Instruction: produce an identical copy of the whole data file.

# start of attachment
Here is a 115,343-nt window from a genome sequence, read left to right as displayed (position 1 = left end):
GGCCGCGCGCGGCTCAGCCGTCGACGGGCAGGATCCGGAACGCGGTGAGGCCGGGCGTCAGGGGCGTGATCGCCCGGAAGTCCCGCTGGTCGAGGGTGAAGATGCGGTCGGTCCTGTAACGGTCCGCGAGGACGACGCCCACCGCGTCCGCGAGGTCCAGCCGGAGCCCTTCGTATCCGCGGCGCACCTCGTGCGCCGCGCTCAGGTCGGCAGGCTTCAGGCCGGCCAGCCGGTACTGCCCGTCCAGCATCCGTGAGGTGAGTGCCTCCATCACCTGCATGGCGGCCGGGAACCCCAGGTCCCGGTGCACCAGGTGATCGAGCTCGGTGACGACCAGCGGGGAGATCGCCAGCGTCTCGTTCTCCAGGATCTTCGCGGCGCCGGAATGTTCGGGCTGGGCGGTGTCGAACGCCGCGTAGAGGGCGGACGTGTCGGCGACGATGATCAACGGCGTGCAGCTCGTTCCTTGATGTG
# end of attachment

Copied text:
Here is a 115,343-nt window from a genome sequence, read left to right as displayed (position 1 = left end):
GGCCGCGCGCGGCTCAGCCGTCGACGGGCAGGATCCGGAACGCGGTGAGGCCGGGCGTCAGGGGCGTGATCGCCCGGAAGTCCCGCTGGTCGAGGGTGAAGATGCGGTCGGTCCTGTAACGGTCCGCGAGGACGACGCCCACCGCGTCCGCGAGGTCCAGCCGGAGCCCTTCGTATCCGCGGCGCACCTCGTGCGCCGCGCTCAGGTCGGCAGGCTTCAGGCCGGCCAGCCGGTACTGCCCGTCCAGCATCCGTGAGGTGAGTGCCTCCATCACCTGCATGGCGGCCGGGAACCCCAGGTCCCGGTGCACCAGGTGATCGAGCTCGGTGACGACCAGCGGGGAGATCGCCAGCGTCTCGTTCTCCAGGATCTTCGCGGCGCCGGAATGTTCGGGCTGGGCGGTGTCGAACGCCGCGTAGAGGGCGGACGTGTCGGCGACGATGATCAACGGCGTGCAGCTCGTTCCTTGATGTG